On the other hand, their studies show that high levels of alcohol decrease the ability of new brain cells to develop and mature. This can instead cause an impairment of memory except at times of heightened emotion, when memory is increased.
The study carried out by researchers Dr Maggie Kalev and Professor Matthew During was published in the Journal of Neuroscience.
"Low levels of alcohol promoted neutral memories, such as remembering objects," says Dr Kalev of the Faculty of Medical and Health Sciences. "However, contrary to popular belief, we also found that excessive levels of alcohol enhanced memories of highly emotional stimuli, meaning the concept of "drinking to forget" is unlikely to be true.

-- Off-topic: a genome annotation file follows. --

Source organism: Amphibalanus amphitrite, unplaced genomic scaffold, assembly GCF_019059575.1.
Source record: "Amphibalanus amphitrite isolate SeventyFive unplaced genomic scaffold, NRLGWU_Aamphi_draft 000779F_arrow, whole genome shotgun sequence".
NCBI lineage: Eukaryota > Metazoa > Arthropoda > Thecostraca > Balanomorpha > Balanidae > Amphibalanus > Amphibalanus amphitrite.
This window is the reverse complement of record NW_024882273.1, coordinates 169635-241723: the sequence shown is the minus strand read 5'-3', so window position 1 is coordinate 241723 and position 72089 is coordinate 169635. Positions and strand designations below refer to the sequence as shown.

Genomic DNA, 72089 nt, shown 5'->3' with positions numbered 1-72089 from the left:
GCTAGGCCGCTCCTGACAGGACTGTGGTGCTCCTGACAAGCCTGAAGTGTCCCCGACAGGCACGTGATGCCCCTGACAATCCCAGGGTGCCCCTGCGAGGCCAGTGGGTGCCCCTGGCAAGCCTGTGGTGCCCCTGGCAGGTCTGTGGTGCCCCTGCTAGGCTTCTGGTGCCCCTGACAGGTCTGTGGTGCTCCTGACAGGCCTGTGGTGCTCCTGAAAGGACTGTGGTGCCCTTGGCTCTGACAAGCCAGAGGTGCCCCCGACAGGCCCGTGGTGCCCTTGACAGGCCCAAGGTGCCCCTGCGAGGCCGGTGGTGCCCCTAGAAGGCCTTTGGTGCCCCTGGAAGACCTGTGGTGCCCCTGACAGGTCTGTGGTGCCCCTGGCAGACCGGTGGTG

"Our work suggests that heavy drinking actually reinforces negative memories", she added.
The study was also able to pin down the mechanism by which low doses of alcohol improve memory. A very important brain receptor, called NMDA receptor is needed for this process. When rats that did not produce sufficient NMDA receptors were given alcohol, memory improvements were not observed. On the other hand, rats with increased numbers of NMDA receptors mimicked effects of low dose alcohol.
The authors were quoted: "Pathways by which memory is laid down are unclear, but NMDA receptor is critical in this process. Building on this knowledge may help in the treatment of memory disorders, such as Alzheimer's disease and other dementias. Furthermore, it could assist in designing novel strategies to enhance brain functions in other disease contexts."